Waukau announces retirement from MISD

Superintendent has led school district for over 20 years

After serving the Menominee Indian School District (MISD) for 34 years, Superintendent Wendell Waukau has announced he’ll retire on June 20.

Starting as a teacher with the district, Waukau has also been a coach, athletic director, dean of students and principal before becoming superintendent in 2003.

“It’s been a privilege and an honor to work in the district and community I grew up in, working with outstanding teachers, staff, board and community members, parents and students,” said Waukau. “During my tenure as superintendent, we’ve implemented a number of reforms and changes to address the academic and social/emotional challenges and needs that our students face. Some of these successful reforms have received state and national recognition and are still being sustained today. It’s something we should be proud of as a district and community.”

Menominee Indian School Board President David Miller noted that Waukau was always focused on doing what’s right for students.

“That is his driving motivator,” said Miller. “He wants our students to learn, grow and succeed not just in school, but in the community as well. He has forged valuable relationships and collaborations that have resulted in additional opportunities for students such as college credit classes, expanded extracurricular sports and health/wellness initiatives including in-school dental and medical care.”

Miller also praised Waukau’s dedication to improving and incorporating Menominee language, culture and traditions in district schools.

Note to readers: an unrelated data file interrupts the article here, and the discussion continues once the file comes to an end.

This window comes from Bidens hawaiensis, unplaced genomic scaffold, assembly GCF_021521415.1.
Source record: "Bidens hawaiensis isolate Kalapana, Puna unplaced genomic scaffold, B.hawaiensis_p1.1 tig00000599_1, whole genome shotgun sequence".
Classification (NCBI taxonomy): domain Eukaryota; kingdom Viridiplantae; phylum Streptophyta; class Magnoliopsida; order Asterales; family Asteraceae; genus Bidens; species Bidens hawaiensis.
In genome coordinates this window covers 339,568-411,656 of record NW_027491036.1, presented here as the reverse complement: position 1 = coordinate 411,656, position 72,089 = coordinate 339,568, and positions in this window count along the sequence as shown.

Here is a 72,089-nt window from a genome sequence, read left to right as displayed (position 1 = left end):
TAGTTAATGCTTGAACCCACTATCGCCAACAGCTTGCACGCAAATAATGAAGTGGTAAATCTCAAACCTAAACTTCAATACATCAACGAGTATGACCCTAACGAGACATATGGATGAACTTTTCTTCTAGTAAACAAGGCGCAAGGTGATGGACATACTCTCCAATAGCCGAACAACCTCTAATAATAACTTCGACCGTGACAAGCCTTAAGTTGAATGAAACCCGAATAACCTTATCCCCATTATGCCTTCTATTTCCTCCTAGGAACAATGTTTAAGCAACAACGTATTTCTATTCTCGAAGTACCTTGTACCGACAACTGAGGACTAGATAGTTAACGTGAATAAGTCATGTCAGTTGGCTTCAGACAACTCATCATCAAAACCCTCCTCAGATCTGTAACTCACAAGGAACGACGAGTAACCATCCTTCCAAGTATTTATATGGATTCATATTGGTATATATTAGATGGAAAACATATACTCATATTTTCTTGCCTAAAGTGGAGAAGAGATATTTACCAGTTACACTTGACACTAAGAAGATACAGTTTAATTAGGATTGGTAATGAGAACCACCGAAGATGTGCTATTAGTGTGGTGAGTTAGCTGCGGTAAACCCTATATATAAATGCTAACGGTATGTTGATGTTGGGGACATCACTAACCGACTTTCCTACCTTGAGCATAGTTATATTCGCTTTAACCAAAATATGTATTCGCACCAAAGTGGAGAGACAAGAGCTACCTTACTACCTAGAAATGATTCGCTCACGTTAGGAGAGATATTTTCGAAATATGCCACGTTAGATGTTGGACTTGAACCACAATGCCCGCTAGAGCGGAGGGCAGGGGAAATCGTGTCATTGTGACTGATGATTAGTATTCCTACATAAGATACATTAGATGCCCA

“As a Menominee, he knows how important that is to preserve who we are and ensure future generations embrace our ways, as well,” Miller said. “You can walk into any of our schools, and you’ll immediately know they are a Menominee Indian public school. Our students are proud of who they are.”

Also during Waukau’s tenure, two school referendums received voter approval. The most recent, in spring 2023, paved the way for the building of a new Menominee Indian High School which will open this fall.

“This job has been very rewarding and very challenging,” Waukau said. “I sacrificed time with my family to get the job done, so I owe my wife and three children a ton of gratitude for their support and understanding. I look forward to spending more time with them when I retire.”

Waukau will be recognized on April 24 at the Wisconsin Association of School Districts’ annual educational conference at the KI Convention Center in Green Bay for his 20 years of service as superintendent and his upcoming retirement.